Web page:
Arts & Culture / Mosaic / February 1, 2012

International student profiles: Growing up global

Yumna Rathore, senior

Country: Pakistan

Speaks: Urdu

Major(s): Economics and International Development

Born in Karachi, Pakistan, Rathore, whose father is a Pakistani diplomat, has also lived in France, Syria, England and Indonesia and now lives in the United States.

“I got so much exposure to different cultures, different food, different kinds of people. … It made me the social person I am, made me the more open-minded person I am.”

Despite living in different places, including going to 14 schools, Rathore said, “I always had to speak in my own language.”

Before living in the U.S., Rathore lived in Pakistan, which she described as a developing country. There were bombings at the time.

Going back to Pakistan during winter break, Rathore said she felt safer and “that the love aspect has increased for my country.”

“When certain events come like Eid … you have fireworks going on like every other street, you have lights, the entire city is full of lights.”

During her visit, she hardly spoke in English, dressed in her national dress and went to many family gatherings, as her family is close.

After graduating, Rathore hopes to pursue a master’s degree in international development or public policy.

Andrei Papancea, sophomore

Country: Romania

Speaks: Romanian, German and Hungarian

Major(s): Computer Science and Economics

From Sfantu Gheorghe, “St. George,” Romania, about 50 miles from Dracula’s Castle, Papancea said he had a lot of fun growing up.

“As a child, I did a lot of things … most of the people in the U.S. have never faced,” Papancea said. “I’ve seen how most animals look like, I know how vegetables grow and where they grow from and stuff like that. I’ve bumped into people that don’t necessarily know tomatoes are green initially before they turn red.”

Describing Romania, Papancea said it is different than the U.S. as the average salary is about $250 a month and for school, science students do not use calculators but pencils for their calculations.

This year, Papancea was part of the executive committee in charge of I-Fair.

“I was very anxious and nervous to walk down the aisle and go on stage,” Papancea said, recounting his first time participating in the I-Fair flag parade. “And at a certain extent, I was surprised that this happened the second time as well because I knew how it felt and all that. The feelings didn’t change at all. I find it interesting and exciting to represent your country in such a way.”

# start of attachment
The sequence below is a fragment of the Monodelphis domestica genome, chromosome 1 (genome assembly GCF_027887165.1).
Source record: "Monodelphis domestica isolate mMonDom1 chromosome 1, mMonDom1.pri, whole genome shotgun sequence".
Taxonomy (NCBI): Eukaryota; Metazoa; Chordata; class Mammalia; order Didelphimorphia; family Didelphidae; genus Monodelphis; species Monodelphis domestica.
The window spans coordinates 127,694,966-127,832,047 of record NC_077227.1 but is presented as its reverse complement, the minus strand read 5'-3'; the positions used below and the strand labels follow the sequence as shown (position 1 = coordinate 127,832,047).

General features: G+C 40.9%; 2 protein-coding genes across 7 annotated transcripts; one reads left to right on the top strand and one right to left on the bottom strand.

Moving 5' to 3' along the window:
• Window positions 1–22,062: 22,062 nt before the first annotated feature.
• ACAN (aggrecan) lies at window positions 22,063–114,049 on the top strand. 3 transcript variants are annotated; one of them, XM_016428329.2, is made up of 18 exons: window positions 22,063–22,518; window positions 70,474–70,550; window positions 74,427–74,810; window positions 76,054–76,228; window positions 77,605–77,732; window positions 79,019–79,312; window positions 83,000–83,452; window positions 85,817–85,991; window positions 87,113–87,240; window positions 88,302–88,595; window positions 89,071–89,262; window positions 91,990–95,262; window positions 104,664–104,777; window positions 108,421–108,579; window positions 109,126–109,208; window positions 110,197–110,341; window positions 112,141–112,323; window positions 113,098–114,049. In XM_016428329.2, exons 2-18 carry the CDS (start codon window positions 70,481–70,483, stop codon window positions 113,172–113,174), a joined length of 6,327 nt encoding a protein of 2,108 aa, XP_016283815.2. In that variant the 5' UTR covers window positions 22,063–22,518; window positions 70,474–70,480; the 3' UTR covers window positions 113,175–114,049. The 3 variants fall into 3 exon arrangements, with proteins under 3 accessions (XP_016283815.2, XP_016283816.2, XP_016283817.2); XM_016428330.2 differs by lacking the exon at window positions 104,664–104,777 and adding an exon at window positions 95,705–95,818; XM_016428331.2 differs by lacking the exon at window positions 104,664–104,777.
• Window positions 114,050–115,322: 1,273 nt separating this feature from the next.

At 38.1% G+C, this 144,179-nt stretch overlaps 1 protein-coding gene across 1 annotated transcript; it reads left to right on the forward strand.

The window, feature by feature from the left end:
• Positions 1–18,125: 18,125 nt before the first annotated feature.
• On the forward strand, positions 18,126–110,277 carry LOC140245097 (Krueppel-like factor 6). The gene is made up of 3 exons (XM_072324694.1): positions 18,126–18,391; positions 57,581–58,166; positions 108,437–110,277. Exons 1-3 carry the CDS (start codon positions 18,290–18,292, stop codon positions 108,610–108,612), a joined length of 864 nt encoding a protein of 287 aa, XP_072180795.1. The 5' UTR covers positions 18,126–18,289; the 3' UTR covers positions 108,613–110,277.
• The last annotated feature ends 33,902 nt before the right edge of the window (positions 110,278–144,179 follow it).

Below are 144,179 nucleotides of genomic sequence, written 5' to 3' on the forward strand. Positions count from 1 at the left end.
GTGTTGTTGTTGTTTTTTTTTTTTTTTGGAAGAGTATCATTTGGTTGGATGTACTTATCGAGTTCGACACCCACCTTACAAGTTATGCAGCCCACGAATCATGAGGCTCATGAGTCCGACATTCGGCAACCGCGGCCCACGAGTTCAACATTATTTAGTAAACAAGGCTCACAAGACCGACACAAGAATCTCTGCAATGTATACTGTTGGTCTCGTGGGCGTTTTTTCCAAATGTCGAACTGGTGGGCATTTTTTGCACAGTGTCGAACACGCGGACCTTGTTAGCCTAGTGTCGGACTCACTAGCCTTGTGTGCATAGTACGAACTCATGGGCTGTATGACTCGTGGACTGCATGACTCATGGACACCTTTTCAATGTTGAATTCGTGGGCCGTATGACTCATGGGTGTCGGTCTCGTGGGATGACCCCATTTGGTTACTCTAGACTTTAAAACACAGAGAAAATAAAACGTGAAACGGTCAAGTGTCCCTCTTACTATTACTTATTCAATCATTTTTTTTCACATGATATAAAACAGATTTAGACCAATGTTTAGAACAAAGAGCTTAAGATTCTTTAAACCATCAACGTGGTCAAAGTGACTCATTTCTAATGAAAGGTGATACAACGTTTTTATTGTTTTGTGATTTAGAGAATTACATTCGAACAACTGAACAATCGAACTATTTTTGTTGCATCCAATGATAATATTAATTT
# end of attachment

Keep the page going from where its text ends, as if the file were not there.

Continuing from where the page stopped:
Dushawn Darling, freshman

Country: Jamaica

Speaks: Patois (or “broken English”)

Major(s): Undecided

As children, Darling said Jamaicans are exposed to more than those in America and described Jamaica as “a lot more free.”

“In America, it’s like ‘You can’t do this, you can’t do that.’ In Jamaica, As soon as you reached the age of 16, you can move out, you can go to the club, they didn’t have a liquor age so you weren’t exposed to a lot,” Darling said.

In Jamaica, in addition to American English, Jamaicans speak Patois — “broken English,” a mix of English, Creo and a little bit of Spanish — and British English, which those who are considered “proper” or high in the business world speak.

Born in Kingston, Jamaica, Darling moved to Chicago with his family when he was 11.

“Me and Jamaica, we have differences but it’s actually nice to go back to your roots and feel like you’re playing a part in something really big,” Darling said of the flag parade.

Besides representing his country, Darling performed with ABLE (Allied Blacks for Liberty and Equality), solo and cooked for Lo Nuestro.

As for the international food buffet, Darling said, “I know I can’t go around the whole world all my life but I can at least do it this one day.”

“I love it. It was the best thing ever. I didn’t know that a group of people could put something that beautiful together,” Darling said, summing up his I-Fair experience.

Louise Paris, junior

Country: Brazil

Speaks: Portuguese, Spanish

Major(s): Neuroscience

“People in Brazil, they are very happy, they are very warm. They like to laugh a lot and they are very creative,” Paris said.

From Vitoria, Espirito Santo, Brazil, Paris described Brazil as a big country with many influences from Dutch, Portuguese, African, German and Italian cultures.

“It was nice to grow up around such different people. … You have friends that are black, friends that are from Japan,” Paris said.

While at university in San Paulo, as a medical student, Paris’ best friends were from China and Japan.

At I-Fair, Paris said she enjoyed it because she likes to see different cultures with her friends dressing in their traditional clothes and writing in their own languages.

“It’s … why I adapted really fast to Knox because Knox is a different background too … You have a lot of cultures and it just felt home because of that,” Paris said.

Celestina Agyekum, senior

Country: Ghana

Major(s): Elementary Education

Agyekum moved to the states six years ago, she said, “I still feel a strong sense of belonging and connection so it was very nice to represent [Ghana] and praise my country and my heritage that way, away from home.”

Agyekum described Ghana as tropical, hot and sunny.

“It’s a cheerful place. People are always giving; people are always smiling. People are always making things work in ways that really will surprise you, the way they just make ends meet, the way they receive visitors and they do things really from their heart.”

Sheena Leano

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